A gaggle of Ole Miss students, including members of the football team, disrupted the Ole Miss theater department's performance of "The Laramie Project" on Tuesday evening with heckling and homophobic remarks, according to the school newspaper.
"The Laramie Project" is a play about the aftermath of the 1998 murder of Matthew Shepard, a University of Wyoming student who was gay. Aaron McKinney and Russell Henderson were convicted of beating Shepard and tying him to a fence where he was left to die. Both received consecutive life sentences.
According to the play’s director and theater faculty member Rory Ledbetter, some audience members used derogatory slurs like “***” and heckled both cast members and the characters they were portraying for their body types and sexual orientations. Ledbetter said the audience’s reactions included “borderline hate speech.”
“I am the only gay person on the cast,” junior theater major Garrison Gibbons said. “I played a gay character in the show, and to be ridiculed like that was something that really made me realize that some people at Ole Miss and in Mississippi still can’t accept me for who I am.”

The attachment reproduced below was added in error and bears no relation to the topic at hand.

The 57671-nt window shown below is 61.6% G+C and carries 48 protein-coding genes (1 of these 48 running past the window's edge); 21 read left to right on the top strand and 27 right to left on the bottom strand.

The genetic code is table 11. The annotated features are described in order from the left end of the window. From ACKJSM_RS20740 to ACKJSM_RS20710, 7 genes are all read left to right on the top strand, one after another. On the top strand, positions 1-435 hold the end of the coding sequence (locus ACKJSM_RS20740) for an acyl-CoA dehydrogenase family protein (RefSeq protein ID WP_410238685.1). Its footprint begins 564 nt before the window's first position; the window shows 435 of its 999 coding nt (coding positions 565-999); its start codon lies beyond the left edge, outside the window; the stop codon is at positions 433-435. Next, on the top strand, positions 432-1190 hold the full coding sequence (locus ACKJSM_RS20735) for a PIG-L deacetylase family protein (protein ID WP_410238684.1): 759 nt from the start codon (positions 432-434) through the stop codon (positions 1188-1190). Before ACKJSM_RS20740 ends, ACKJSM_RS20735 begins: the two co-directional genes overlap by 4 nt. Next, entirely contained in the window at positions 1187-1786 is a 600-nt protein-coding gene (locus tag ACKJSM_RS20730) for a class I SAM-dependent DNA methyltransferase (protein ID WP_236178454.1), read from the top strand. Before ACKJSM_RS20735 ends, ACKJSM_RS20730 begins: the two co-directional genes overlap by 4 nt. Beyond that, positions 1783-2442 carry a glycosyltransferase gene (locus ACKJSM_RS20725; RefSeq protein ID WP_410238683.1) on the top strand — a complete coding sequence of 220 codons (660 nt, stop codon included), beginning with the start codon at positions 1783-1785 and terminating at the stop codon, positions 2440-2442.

According to the Daily Mississippian, the players were enrolled in a freshman level theater course that requires them to attend a specific number of plays. The estimated 20 players in attendance were not identified.
"The football players were certainly not the only audience members that were being offensive last night,” Ledbetter told the DM. “But they were definitely the ones who seemed to initiate others in the audience to say things, too. It seemed like they didn’t know that they were representing the university when they were doing these things.”
A coach was notified of the players' actions and a member of the athletic department was sent to the theater. The players then were subsequently asked to apologize for their actions but were "taking pictures of cast members while making fun of them, talking on their cell phones, hollering at the females in the cast and talking to other audience members during the acts,” per the play's performance report, and according to the paper, the apology given by the players' designated spokesperson caused two cast members of the play to cry.
The Ole Miss Dean of Students said that the university was looking into the incident.
This incident is just the latest in a spate of recent homophobic incidents in sports. On Tuesday, NASCAR driver Nelson Piquet Jr. was fined $10,000 and ordered to attend sensitivity training for a remark he made on social media. Last season, Tampa Bay Rays' shortstop Yunel Escobar wrote a slur on his eyeblack when he was with the Toronto Blue Jays. He was suspended three games.
“The unfortunate part of all of this is that I don’t think that the audience members that caused these problems really understood what they were doing,” Ledbetter told the paper about the Ole Miss incident. “Further education on all of this needs to be brought to light.”
Yes, yes it does. Hopefully everyone involved is appropriately punished for their actions.